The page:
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Copyright © 2002 Express Publishing Inc.
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For the week of Jan 29 - Feb 4, 2003


ITD advances plans for 5-lane highway

Project could cost $62 million or more

Express Staff Writer

Officials from the Idaho Transportation Department last week said they dropped two design alternatives from a list of options for expanding Highway 75 because they would be too expensive and would have excessive environmental impacts.

ITD officials presented the findings at an open-house meeting Thursday evening at Wood River Middle School in Hailey. The meeting was designed to provide explanations for why ITD and its consultants have narrowed to two the field of potential highway-expansion designs, and what the impacts would be if one of those two remaining plans was approved and constructed.

ITD late last year discontinued research on proposed three-lane and seven-lane options, and decided to focus its attention on two comparable designs that propose four and five lanes through most areas.

Material presented last week stated that the so-called "Enhanced 3-lane" design—which proposed two lanes with a center turn lane through much of the Wood River Valley—was dropped because:

  • It would have required high costs to acquire lands to widen the highway right of way and gain land for frontage roads.

  • It would have resulted in a total pavement "footprint" larger than any other alternative because it required frontage roads for access.

  • It would have had a significant detrimental impact on the community because of its cost, limited access and overall size.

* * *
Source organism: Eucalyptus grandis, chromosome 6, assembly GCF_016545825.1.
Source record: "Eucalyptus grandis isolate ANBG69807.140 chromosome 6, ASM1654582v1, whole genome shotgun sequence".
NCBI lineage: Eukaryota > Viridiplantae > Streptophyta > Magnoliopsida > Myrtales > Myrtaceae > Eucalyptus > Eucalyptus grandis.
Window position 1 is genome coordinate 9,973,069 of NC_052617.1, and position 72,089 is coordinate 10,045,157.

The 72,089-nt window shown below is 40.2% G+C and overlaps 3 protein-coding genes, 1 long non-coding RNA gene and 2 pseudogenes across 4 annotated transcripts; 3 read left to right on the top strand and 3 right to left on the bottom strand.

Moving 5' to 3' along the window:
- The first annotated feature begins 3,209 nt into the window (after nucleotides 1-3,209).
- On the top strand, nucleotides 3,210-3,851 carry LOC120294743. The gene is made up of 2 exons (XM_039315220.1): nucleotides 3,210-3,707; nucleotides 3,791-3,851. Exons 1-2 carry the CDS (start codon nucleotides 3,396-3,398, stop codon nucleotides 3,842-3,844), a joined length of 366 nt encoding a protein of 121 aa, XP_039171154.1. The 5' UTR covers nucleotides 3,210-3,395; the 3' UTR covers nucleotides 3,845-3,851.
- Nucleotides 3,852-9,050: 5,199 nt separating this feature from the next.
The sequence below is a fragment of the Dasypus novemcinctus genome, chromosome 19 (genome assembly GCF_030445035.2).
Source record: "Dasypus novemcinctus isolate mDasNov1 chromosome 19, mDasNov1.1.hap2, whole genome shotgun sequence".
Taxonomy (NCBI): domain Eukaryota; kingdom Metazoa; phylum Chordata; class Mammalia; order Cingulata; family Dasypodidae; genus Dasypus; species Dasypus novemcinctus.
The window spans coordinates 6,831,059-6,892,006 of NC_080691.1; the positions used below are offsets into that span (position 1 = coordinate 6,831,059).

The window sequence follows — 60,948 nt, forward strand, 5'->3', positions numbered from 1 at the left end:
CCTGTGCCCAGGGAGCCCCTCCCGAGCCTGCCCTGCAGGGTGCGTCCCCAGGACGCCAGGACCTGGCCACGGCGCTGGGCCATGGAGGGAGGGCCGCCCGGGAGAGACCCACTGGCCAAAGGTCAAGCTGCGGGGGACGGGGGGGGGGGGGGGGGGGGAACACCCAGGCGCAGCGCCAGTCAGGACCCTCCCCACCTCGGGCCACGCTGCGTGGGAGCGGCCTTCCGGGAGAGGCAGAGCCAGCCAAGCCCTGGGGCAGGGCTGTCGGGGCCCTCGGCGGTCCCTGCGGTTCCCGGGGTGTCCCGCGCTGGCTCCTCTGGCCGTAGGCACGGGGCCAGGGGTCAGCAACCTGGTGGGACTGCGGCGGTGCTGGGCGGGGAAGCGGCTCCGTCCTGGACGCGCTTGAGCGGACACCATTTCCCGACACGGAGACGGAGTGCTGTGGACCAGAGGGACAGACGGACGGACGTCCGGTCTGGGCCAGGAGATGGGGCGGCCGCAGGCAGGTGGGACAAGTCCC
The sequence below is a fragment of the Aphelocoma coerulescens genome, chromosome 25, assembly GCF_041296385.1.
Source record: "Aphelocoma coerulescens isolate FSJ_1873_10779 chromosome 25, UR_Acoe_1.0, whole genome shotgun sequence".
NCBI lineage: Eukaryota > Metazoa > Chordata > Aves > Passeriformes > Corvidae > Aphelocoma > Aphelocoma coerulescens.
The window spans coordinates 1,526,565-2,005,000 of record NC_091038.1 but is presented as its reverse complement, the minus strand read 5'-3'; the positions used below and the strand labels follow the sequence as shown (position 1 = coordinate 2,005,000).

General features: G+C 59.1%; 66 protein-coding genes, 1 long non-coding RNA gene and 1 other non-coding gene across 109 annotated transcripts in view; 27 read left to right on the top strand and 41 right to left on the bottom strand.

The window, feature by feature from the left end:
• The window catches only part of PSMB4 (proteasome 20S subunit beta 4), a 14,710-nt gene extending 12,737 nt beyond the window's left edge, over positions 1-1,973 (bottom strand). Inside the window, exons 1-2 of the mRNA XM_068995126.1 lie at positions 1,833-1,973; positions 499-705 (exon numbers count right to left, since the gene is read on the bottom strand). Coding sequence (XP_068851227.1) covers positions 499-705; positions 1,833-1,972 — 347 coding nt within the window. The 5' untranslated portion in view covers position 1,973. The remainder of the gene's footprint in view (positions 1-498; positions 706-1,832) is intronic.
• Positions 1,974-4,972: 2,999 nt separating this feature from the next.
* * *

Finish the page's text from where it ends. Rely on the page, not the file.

The so-called "Level of Service C" alternative that was also eliminated had proposed a significantly wider design put forth for the project to meet the state’s minimum standard for traffic flow through the region. The design called for three lanes in each direction plus a center-turn lane from Buttercup Road north of Hailey to Serenade Lane just south of Ketchum.

ITD said that option was dropped because:

  • It would have had greater impacts to adjacent properties and historic properties in the valley because of overall width and size.

  • It would have created excessive costs to acquire right of way.

  • It would have generated significant community impacts while providing only a marginal improvement in traffic flow compared to the favored five-lane options.

Diana Atkins, an ITD consultant from Utah-based Parsons-Brinckerhoff, said project managers have estimated that the two remaining options to expand the highway—which are being advanced with a so-called "No-build option" for study in a draft environmental-impact statement—will be studied by members of various state and federal agencies in future weeks to assess their impacts.

The two expansion alternatives still under consideration essentially propose the same configuration of four travel lanes plus a center-turn lane through most of the 27-mile stretch, from Timmerman Junction at U.S. 20 north through Ketchum to Saddle Road. But one of the two plans would include one designated high-occupancy vehicle lane in each direction from McKercher Boulevard in Hailey to Elkhorn Road.

Both alternatives propose three options that could be built for the route from Elkhorn Road to Trail Creek Bridge in Ketchum, including two-, three-, and four-lane designs.

Atkins on Thursday said construction of either of the five-lane designs through the entire corridor has been projected to cost from $40 million to $44 million to construct, plus an estimated $17 million to $18 million to acquire lands for right of way.

"But that (right of way) number is likely to go up," she said.

She noted the right-of-way projections were based on assumptions that ITD would need to acquire between 108 and 178 acres of land at a cost of $250,000 per acre north of Hailey. Land south of Bellevue has been projected to cost $50,000 per acre.

Atkins said ITD plans to release the draft EIS before the end of the year, and at that time will open an approximately 60-day public comment period on the document.

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